First, we demonstrated that a deleterious positive feedback relationship occurs when SD silences brainstem dorsal nuclei whose function is to ensure oxygenation of the nervous system; depolarizing blockade of these cells prevents normal autoresuscitation. This central shutdown of the cardiorespiratory centers may explain the failure of efforts to revive epilepsy patients by cardioresuscitation after cardiac arrest. Second, we found a lowered brainstem threshold to SD in two validated SUDEP models generated by decreased function in the genes Kcna1 and Scn1a. These genes alter excitability through distinct membrane and synaptic mechanisms, reinforcing the generality of our findings. Loss of Kv1.1 current has a powerful effect on both excitatory and inhibitory neurons (19, 30), whereas Scna1a channel deficiency preferentially decreases the excitability of interneurons in the forebrain (20, 26). Nevertheless, both mouse models exhibited a heightened sensitivity to SD. Human SCN1A mutations are also linked to familial hemiplegic migraine type 3 (FHM3) (31), and two other genes for FHM phenotypes also lower thresholds for SD, seizures, and premature death in mouse models. A gain-of-function mutation, S218L, in CACNA1A (FHM1) encoding P/Q-type calcium channels lowers SD threshold, and 20% of FHM patients carrying this mutation develop seizures during attacks (13). Mice bearing the S218L Cacna1a mutation show low SD threshold, seizures, and premature death (32), whereas a loss-of-function Cacna1a mutation raises SD threshold (33) and prolongs survival in Kv1.1 KO mutants (34). Humans and mice with mutations in the Na+, K+-ATPase genes ATP1A2 and ATP1A3 cause hemiplegic migraine. Atp1a2 mutations (FHM2) lower SD threshold (35), and Atp1A3 mutations cause seizures and premature death in mice (36) and seizures in 33% of patients with variable autonomic and respiratory disturbances (37). Finally, we and others have recently shown that the loss-of-function modifier gene MapT (tau) prevents seizures and prolongs longevity in Kv1.1 and Scn1a mutants (28, 29).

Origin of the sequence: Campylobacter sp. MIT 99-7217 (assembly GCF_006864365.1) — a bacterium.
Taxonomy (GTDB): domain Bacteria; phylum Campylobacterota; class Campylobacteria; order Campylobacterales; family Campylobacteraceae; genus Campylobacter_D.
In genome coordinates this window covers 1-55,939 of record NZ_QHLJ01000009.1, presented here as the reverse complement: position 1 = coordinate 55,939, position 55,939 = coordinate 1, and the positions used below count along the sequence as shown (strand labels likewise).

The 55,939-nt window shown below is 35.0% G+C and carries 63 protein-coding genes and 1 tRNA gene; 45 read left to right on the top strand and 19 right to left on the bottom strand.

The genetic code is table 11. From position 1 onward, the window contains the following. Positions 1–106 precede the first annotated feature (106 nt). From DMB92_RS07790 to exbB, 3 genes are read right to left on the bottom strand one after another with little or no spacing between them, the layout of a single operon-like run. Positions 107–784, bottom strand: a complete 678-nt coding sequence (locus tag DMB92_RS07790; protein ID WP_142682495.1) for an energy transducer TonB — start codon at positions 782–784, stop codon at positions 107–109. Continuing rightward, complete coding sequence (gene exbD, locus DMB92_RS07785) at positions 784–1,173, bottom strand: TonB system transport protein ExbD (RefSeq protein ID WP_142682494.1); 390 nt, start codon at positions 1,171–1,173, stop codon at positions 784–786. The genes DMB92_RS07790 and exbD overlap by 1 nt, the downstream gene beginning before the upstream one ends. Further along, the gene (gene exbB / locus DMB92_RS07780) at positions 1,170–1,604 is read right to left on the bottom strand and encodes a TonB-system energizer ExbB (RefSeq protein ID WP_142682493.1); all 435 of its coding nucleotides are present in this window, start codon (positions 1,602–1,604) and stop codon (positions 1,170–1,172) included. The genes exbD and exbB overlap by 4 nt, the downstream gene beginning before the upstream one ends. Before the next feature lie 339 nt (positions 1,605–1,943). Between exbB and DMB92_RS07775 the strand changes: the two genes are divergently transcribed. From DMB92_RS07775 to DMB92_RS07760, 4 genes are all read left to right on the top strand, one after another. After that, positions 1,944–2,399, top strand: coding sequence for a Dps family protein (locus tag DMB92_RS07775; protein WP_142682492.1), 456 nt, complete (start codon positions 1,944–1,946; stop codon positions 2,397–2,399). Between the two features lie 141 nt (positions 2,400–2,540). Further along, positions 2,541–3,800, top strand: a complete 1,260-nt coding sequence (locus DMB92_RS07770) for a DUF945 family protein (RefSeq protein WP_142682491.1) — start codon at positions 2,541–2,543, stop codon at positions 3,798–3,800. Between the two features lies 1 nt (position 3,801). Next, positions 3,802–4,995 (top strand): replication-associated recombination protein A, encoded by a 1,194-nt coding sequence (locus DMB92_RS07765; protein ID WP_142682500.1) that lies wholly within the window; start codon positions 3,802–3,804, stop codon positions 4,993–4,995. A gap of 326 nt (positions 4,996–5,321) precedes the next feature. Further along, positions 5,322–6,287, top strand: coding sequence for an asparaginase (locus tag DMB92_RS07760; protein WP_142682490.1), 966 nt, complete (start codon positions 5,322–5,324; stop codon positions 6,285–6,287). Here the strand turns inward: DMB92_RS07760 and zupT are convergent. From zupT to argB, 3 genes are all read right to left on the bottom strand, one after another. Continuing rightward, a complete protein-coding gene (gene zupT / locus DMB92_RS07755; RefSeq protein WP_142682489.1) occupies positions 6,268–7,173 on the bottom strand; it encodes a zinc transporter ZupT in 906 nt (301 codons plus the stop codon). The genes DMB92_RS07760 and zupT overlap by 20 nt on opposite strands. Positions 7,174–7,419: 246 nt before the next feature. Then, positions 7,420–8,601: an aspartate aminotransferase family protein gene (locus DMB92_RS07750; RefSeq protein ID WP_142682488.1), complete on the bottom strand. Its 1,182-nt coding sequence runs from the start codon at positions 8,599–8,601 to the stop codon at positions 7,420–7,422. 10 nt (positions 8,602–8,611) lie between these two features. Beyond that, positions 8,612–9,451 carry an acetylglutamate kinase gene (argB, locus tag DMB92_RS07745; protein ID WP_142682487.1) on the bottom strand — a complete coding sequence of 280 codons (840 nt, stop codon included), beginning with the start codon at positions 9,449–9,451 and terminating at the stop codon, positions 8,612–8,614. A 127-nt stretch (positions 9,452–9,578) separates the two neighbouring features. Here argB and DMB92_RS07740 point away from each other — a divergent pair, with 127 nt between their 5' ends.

Here, light anesthesia was required for stable and noninjurious DC recordings in the small mouse brainstem during seizures. Urethane anesthesia conserves cardiovascular reflexes (38) and creates a physiological status similar to sleep (39), which may be relevant given the frequent occurrence of SUDEP during sleep (8). Because SD can be readily triggered by a mechanical pinprick, motor movements prevented us from recording unprovoked brainstem DC responses during spontaneous convulsive seizures in freely moving animals. This technical challenge must be overcome to directly monitor spontaneous brainstem death in unanesthetized animal models.